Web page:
Deconstructing the discourse of motherhood based on the religious-magic practice

  • Lidija Radulović Department of Ethnology and Anthropology Faculty of Philosophy University of Belgrade
Keywords:
motherhood, gender, discourse, taboo, magic

Abstract

To deconstruct discourses on motherhood means to answer the questions, how certain gender relationships in the given society are constructed based on the dominant discourse, in which way do they become natural relationships and become binding for the members of the community creating the ideal type of woman-wife-mother. If we accept that the dominant motherhood discourse was conceived as the social relation of power, we can also inquire as to its problematizing and transformation. In this paper, on the one hand, religious-magical - practice are analyzed, supporting the discourse of ideal motherhood, and on the other, there is the analysis of the strategies of the magic rites, which form the alternative discourses of - control in the comprehension of woman’s reproductive role in the traditional Serbian culture of the 19th and the first half of the 20th century. Cultural concepts of motherhood are directed at the fact that woman is not left with much choice, namely, the alternative discourses of motherhood tell us that women ruled over illegitimate knowledge and magic, performed abortions and in that way enabled women to strike a balance between childbearing and their own wishes and interests. However, this kind of discourse is in contrast with the interests of the church and society, that is, their tendency to use women’s reproductive potential accordi- ng to the needs of the society and not the needs of women themselves. By deconstructing taboos and magic rites which are involved in creating the discourse of the good and bad mother it is indirectly pointed at the gender construction and the power relations.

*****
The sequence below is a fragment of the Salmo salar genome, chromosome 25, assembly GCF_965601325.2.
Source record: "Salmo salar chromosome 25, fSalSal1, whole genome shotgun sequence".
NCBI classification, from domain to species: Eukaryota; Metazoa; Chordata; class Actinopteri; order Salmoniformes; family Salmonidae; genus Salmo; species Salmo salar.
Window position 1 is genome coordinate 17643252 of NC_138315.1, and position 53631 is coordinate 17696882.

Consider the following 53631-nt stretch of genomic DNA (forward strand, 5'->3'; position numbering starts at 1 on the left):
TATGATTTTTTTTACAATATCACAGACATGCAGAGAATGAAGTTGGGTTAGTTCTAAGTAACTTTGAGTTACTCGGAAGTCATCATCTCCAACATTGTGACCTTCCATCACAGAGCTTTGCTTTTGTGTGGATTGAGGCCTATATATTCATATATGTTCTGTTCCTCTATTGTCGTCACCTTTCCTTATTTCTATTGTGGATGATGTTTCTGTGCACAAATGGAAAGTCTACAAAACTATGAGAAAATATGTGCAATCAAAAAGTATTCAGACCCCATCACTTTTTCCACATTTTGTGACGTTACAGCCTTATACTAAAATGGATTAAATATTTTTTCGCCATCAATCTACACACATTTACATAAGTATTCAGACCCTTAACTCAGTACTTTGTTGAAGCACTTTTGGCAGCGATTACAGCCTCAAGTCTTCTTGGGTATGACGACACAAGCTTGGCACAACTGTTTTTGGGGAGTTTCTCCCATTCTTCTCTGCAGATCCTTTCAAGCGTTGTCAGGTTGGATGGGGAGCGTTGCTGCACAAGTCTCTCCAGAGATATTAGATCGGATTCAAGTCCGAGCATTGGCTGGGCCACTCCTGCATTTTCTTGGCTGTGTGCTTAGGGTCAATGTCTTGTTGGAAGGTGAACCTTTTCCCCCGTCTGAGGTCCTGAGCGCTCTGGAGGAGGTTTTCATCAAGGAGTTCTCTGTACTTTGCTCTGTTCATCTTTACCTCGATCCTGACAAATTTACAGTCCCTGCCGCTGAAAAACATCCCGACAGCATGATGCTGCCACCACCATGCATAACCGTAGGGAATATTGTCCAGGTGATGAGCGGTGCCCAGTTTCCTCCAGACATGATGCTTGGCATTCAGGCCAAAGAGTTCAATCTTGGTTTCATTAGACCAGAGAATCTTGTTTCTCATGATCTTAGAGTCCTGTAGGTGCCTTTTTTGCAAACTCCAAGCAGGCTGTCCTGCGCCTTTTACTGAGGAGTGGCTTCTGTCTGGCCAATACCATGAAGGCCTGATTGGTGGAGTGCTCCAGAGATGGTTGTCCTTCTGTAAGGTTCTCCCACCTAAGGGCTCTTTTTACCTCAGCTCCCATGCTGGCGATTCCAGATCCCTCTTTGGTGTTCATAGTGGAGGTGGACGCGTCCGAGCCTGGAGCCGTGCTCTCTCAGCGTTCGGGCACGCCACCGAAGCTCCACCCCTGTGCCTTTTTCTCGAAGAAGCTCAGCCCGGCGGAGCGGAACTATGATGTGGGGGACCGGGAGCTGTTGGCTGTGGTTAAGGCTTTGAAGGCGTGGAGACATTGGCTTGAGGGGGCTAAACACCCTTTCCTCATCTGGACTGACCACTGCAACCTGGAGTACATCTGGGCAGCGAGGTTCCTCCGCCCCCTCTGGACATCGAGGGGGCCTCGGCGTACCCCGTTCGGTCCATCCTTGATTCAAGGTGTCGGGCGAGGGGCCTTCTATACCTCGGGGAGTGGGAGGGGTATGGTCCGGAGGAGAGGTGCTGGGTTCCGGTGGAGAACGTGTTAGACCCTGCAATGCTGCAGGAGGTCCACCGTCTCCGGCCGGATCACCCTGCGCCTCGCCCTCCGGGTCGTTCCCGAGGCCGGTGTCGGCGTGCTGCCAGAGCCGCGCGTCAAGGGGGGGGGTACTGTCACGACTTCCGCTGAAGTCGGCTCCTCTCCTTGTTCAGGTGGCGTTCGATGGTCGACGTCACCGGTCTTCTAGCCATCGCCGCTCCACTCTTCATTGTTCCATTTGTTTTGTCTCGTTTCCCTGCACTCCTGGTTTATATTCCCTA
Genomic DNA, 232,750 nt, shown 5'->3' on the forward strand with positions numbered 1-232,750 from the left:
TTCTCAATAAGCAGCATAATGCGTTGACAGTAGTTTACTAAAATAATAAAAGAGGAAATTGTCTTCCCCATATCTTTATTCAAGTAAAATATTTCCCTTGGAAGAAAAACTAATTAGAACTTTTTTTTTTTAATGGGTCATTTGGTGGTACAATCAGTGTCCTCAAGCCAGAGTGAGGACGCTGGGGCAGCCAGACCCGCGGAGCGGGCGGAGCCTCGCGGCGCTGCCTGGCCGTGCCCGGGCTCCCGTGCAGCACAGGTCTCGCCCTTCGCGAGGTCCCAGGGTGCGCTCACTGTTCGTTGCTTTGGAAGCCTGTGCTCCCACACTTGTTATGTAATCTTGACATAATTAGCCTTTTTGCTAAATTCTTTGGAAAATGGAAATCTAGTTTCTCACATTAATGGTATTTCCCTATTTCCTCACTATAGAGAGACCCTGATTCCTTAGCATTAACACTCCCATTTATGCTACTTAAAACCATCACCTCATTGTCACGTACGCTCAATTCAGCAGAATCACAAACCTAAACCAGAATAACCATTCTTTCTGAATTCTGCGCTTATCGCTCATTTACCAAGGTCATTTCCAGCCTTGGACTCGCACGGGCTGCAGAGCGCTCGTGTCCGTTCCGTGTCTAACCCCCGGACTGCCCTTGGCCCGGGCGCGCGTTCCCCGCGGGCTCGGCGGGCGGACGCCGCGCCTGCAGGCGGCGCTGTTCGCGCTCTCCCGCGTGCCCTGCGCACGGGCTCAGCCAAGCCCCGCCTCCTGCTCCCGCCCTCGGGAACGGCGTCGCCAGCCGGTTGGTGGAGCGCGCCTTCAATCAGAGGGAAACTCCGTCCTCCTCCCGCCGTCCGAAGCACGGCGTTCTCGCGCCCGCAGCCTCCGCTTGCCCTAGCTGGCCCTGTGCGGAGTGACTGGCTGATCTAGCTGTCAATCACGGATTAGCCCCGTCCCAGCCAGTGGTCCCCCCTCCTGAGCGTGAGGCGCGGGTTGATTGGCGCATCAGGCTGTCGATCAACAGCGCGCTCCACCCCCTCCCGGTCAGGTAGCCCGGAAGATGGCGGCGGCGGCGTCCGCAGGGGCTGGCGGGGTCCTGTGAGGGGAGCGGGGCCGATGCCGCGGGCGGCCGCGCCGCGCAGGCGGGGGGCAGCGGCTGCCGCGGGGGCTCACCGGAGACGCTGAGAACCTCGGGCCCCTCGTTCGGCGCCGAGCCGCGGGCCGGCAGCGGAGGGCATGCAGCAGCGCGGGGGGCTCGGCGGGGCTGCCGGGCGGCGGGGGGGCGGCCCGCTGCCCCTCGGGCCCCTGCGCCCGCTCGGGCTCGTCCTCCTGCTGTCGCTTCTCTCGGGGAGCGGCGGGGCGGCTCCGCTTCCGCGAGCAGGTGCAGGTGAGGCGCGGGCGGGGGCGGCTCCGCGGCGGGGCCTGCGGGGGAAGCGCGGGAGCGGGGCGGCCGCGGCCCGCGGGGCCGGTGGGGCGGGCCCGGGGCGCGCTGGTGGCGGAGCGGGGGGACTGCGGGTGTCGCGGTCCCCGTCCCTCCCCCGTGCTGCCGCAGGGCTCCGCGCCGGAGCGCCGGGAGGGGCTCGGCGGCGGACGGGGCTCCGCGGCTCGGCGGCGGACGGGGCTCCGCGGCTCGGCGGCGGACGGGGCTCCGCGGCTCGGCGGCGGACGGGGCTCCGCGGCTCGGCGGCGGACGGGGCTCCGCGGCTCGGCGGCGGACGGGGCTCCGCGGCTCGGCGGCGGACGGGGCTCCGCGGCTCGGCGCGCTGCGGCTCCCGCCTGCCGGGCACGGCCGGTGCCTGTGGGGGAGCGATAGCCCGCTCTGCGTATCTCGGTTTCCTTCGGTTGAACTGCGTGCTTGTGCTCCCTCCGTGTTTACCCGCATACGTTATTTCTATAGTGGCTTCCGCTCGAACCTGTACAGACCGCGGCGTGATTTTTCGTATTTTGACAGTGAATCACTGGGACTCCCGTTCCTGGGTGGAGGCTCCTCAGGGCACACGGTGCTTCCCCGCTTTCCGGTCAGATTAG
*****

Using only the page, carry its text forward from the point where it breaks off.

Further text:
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Published
2008-06-02
How to Cite
Radulović, Lidija. 2008. “Deconstructing the Discourse of Motherhood Based on the Religious-Magic Practice”. Issues in Ethnology and Anthropology 3 (1), 159-76. https://doi.org/https://doi.org/10.21301/eap.v3i1.8.

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